I had fairly strong lenses : -15 and -13 diopters. I have no idea where my vision landed on the 20/xx scale, as I couldn't even see the chart without glasses.
Lasik was not an option at my level - too much material would need to be ablated, leaving me with ... structurally unsound corneas.
I was fortunate enough (!) to develop cataracts 30 years early. One became annoying when driving at night, which tilted me on the necessity-scale from cosmetic-surgery level to medical-necessity level. Only one eye was really bad enough to be an issue, but my correction was so strong that it was also deemed necessary to do the other eye to avoid the large difference in apparent size of objects.
Three side-effects of the cataract removal and lens implant surgery:
1. I now need reading glasses - they are no longer optional, as I have absolutely no ability to change focal distance. I could have gone with monovision, but didn't want to chance tolerance issues. As I am mid-forties, and was already wearing progressive lenses, this is fairly minor.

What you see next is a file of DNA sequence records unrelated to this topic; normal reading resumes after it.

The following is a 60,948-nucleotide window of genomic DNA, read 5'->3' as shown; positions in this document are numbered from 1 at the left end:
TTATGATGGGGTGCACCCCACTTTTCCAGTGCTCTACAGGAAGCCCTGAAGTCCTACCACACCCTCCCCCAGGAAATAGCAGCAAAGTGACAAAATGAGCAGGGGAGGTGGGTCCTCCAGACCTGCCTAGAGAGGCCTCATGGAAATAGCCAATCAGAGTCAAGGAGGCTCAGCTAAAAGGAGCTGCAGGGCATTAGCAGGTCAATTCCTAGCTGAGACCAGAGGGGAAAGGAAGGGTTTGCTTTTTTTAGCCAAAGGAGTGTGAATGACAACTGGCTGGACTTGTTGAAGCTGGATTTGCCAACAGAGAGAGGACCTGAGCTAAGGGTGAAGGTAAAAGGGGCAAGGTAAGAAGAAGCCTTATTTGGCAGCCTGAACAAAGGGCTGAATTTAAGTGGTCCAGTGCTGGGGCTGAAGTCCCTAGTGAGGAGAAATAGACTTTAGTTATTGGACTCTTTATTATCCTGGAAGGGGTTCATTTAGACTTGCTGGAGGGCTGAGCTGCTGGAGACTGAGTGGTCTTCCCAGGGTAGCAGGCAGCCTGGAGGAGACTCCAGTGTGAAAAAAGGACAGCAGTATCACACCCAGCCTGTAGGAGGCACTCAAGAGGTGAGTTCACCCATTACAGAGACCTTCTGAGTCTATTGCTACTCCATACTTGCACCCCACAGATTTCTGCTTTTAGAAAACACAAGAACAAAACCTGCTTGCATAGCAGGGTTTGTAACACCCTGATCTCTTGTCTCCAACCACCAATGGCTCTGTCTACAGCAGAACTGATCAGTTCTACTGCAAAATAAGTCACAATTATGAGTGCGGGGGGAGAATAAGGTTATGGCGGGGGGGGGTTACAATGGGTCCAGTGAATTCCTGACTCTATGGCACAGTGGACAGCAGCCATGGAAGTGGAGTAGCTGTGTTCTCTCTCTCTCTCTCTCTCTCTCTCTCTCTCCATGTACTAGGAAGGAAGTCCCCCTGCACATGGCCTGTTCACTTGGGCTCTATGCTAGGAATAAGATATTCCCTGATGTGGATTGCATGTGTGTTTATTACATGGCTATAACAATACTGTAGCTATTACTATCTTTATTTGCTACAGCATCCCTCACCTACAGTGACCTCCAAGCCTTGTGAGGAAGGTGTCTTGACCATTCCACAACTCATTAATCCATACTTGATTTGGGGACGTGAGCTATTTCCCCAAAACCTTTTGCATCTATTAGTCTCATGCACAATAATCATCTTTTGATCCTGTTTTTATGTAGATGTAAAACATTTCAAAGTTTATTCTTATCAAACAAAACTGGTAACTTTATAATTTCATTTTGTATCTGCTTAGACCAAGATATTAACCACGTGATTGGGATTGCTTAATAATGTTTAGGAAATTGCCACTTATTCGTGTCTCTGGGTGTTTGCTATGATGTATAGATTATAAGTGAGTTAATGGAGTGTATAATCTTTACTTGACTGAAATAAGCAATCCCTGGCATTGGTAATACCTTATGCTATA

2. No more "coke bottle". The implanted replacement lenses are ordered just like a basic soft contact lens, with a certain amount of spherical correction, just enough to cover the -15 and -13 diopters my glasses or contacts used to cover. Now that I'm no longer looking through thick concave lenses perched in front of my face, everything appears noticeably larger.
3. Minor starbursts from very bright point sources of light.
You might notice that only #3 is a negative side-effect.
I still wear glasses, but for a minor amount of astigmatism, reading, and a couple diopters of prism (slightly cross-eyed).
I can now get out of bed, see the alarm clock, find my way to the bathroom, etc, without glasses. I can lose my glasses and not be almost completely helpless. I can get by with a cheap pair of readers from the dollar store in a pinch.
Hell, the other day I swam in the sea, able for the first time to see the shore, other swimmers, boats, birds, etc.
Happy? Oh hell yes.